Carmel Valley-based Theatre of Peace spreading anti-bullying message

Sofie Brown (R. Roger Rowe eighth grader), Chase Anichini (CCA sophomore),Stephen Read (SDA class of 2018), Adam Perez Executive Director Amy Jones Anichini, Izaiah Rhinehart, Rivers Harris, Sophie Camilleri (CCA sophomore) and Eli Dilbeck.

Students from the Carmel Valley-based Theatre of Peace, a youth bullying awareness acting troupe, were selected to perform at the International Bullying Prevention Conference on Nov. 5-7 in San Diego. Eight members of the troupe will present "Baffle Away Bullying! An Interactive Stage Play: Learn Life Skills to Help You Build Resilience and Manage Encounters with Anyone Who Mistreats You.”

Carmel Valley’s Amy Jones Anichini is the executive director for Theatre of Peace, which she runs through her nonprofit organization Act Like You Matter. The nonprofit provides anti-bullying programs for students in kindergarten through high school with the goal to empower young people to find their voice and give students the tools they need to overcome and combat bullying and be part of the solution, changing the way their generation treats each other.

Photo of the 8 members of Theatre of Peace Bullying Awareness Acting Troupe, a division of the non-p
The Theatre of Peace actors who will present at the IBPA Conference in San Diego on Nov. 7. Amy Jones Anichini

“Anybody can step in and make a difference. Anybody can notice, anybody can choose a different behavior,” Jones Anichini said. “I feel so passionate about my students going into schools and saying that to other kids, and giving them the tools to do exactly that.”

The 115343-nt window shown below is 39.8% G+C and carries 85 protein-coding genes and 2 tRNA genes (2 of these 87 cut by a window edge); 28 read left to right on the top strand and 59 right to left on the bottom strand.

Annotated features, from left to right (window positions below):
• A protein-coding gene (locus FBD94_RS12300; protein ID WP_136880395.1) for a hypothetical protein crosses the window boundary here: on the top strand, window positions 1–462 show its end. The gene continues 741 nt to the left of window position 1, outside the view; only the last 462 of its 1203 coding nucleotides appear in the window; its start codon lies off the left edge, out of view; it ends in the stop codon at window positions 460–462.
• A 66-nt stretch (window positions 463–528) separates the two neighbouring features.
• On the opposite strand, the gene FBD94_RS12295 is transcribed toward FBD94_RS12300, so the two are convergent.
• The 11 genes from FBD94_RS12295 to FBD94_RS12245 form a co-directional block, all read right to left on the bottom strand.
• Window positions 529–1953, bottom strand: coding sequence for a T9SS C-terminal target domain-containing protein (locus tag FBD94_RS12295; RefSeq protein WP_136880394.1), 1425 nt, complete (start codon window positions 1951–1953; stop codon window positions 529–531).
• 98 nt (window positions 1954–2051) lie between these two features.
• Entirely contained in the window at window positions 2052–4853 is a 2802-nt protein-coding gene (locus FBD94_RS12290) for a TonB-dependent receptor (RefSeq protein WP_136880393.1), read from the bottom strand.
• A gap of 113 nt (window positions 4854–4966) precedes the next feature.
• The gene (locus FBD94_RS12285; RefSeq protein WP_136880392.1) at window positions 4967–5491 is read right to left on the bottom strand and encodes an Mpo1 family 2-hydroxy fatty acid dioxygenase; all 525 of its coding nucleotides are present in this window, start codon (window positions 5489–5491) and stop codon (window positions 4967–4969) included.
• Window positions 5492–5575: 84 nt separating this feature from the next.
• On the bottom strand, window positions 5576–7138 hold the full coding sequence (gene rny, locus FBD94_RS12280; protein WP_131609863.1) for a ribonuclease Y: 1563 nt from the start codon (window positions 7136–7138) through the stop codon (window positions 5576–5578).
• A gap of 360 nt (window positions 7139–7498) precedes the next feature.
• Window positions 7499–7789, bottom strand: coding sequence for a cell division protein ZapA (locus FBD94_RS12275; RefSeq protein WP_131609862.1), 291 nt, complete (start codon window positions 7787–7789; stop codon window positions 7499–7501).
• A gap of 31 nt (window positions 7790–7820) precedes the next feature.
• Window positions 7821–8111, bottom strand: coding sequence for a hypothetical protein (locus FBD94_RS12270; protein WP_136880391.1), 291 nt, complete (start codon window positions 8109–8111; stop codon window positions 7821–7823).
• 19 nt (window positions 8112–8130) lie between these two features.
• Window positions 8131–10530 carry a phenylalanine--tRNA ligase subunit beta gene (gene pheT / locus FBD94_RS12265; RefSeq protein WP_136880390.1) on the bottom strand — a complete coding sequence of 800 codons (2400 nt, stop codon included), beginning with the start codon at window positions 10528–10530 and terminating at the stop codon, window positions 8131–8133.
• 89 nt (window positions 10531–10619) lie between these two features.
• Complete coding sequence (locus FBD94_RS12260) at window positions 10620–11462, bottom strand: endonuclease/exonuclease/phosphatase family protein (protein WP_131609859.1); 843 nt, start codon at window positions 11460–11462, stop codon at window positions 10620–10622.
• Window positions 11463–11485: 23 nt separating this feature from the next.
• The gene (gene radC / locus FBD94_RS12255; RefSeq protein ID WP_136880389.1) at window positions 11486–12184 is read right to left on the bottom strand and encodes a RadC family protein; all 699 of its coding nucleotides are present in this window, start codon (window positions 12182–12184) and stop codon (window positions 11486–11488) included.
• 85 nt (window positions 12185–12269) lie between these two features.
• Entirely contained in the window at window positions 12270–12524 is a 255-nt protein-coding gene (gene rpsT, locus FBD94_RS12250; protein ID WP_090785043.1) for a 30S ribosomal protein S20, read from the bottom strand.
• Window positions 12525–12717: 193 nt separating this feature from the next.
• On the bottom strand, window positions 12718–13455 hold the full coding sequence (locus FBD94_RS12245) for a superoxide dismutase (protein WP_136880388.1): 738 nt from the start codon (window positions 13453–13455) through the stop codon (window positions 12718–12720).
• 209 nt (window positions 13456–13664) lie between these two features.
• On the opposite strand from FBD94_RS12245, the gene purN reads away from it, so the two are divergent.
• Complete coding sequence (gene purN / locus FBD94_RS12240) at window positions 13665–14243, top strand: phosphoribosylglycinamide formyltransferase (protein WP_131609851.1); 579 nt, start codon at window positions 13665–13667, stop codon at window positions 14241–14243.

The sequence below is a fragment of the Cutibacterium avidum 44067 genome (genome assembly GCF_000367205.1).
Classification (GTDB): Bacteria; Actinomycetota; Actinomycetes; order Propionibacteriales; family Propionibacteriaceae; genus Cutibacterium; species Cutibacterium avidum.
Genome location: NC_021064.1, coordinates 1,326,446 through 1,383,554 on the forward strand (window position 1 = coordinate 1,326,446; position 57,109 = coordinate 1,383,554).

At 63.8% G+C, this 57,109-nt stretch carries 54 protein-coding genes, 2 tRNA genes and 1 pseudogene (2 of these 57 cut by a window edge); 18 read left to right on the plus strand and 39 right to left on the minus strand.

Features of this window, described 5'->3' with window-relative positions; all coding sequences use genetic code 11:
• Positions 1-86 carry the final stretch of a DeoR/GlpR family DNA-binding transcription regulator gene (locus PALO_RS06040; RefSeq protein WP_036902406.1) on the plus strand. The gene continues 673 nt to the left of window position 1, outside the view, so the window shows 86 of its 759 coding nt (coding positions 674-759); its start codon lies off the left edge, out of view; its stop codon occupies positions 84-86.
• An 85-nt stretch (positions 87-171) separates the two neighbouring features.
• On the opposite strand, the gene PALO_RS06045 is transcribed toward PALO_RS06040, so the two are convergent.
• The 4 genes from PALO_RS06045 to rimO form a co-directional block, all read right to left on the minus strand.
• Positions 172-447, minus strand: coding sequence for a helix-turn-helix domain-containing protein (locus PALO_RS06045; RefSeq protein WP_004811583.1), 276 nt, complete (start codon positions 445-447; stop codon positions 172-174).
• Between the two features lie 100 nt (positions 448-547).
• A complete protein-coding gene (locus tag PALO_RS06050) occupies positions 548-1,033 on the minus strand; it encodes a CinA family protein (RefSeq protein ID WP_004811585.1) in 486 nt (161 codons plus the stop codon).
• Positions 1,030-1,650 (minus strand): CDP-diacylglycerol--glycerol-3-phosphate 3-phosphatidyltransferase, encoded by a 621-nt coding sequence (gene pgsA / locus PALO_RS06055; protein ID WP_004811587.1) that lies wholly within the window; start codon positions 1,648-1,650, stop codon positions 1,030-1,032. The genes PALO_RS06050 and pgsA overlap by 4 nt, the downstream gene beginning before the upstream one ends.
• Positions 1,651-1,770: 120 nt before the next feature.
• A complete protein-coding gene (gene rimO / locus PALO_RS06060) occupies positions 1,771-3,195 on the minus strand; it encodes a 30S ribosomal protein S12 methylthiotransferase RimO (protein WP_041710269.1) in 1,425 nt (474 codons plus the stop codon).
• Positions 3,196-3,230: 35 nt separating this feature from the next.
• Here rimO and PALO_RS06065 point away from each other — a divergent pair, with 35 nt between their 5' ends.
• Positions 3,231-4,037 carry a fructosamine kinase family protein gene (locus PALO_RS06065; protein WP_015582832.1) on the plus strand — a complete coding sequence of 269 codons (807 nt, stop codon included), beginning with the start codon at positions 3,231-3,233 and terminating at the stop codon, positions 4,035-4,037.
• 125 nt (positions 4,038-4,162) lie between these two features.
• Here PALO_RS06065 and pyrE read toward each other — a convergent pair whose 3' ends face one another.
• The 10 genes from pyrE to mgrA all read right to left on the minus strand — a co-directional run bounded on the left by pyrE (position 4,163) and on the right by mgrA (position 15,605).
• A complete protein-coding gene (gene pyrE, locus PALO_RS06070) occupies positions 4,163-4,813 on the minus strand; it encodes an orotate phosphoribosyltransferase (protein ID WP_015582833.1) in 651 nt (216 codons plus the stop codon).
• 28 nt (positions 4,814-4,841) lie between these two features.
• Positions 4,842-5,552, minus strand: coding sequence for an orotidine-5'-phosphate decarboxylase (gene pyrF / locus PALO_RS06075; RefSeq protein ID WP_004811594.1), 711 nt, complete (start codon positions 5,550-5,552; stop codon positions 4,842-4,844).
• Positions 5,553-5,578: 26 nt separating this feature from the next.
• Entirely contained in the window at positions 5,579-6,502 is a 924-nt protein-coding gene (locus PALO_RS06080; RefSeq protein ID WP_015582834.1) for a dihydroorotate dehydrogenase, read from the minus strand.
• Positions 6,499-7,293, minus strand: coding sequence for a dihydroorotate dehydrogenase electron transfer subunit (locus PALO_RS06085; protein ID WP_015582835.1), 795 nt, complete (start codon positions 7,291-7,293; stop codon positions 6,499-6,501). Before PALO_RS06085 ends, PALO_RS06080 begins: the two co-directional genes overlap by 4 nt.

Jones Anichini’s passion to become an anti-bullying advocate unfortunately came from experiences in her own family when her youngest daughter Chase was horribly bullied in the second and third grade. Together, they figured out a way for Chase to manage encounters with kids treating her poorly, to not get upset and learn resilience --turning it into a game. Once they had rebuilt Chase’s confidence, they both wanted to help others experiencing the same thing so in 2013, they shared their effective methods in a book called “Baffle That Bully”.

Chase developed a love of acting and in 2014 became a part of the Theatre of Peace troupe and an inspired Jones Anichini started volunteering for the group.

“I know how it feels to be treated terribly on a daily basis, and I don’t want anyone to have to go through what I went through,” said Chase, now a sophomore at Canyon Crest Academy. “Joining Theatre of Peace was the perfect way to help end bullying through something I am passionate about: theatre.”

After about a year, the owner said she could no longer run the group and encouraged Jones Anichini to take it over. Theatre of Peace became a part of the nonprofit that she founded in 2015, Act Like You Matter. While her daughters grew up in the theatre world, Jones Anichini comes from a background in business, she has an MBA and worked in real estate investment and corporate finance. She said she relies on her business background to drive the nonprofit and to deliver effective and fully-ready programs at schools on time.

Theatre of Peace now includes 37 youth actors ages 12-22 from all over San Diego County and one student from Mexico. Many of the actors are from Carmel Valley and Jones Anichini said she feels very fortunate that so many young actors are interested in using their talents in this way.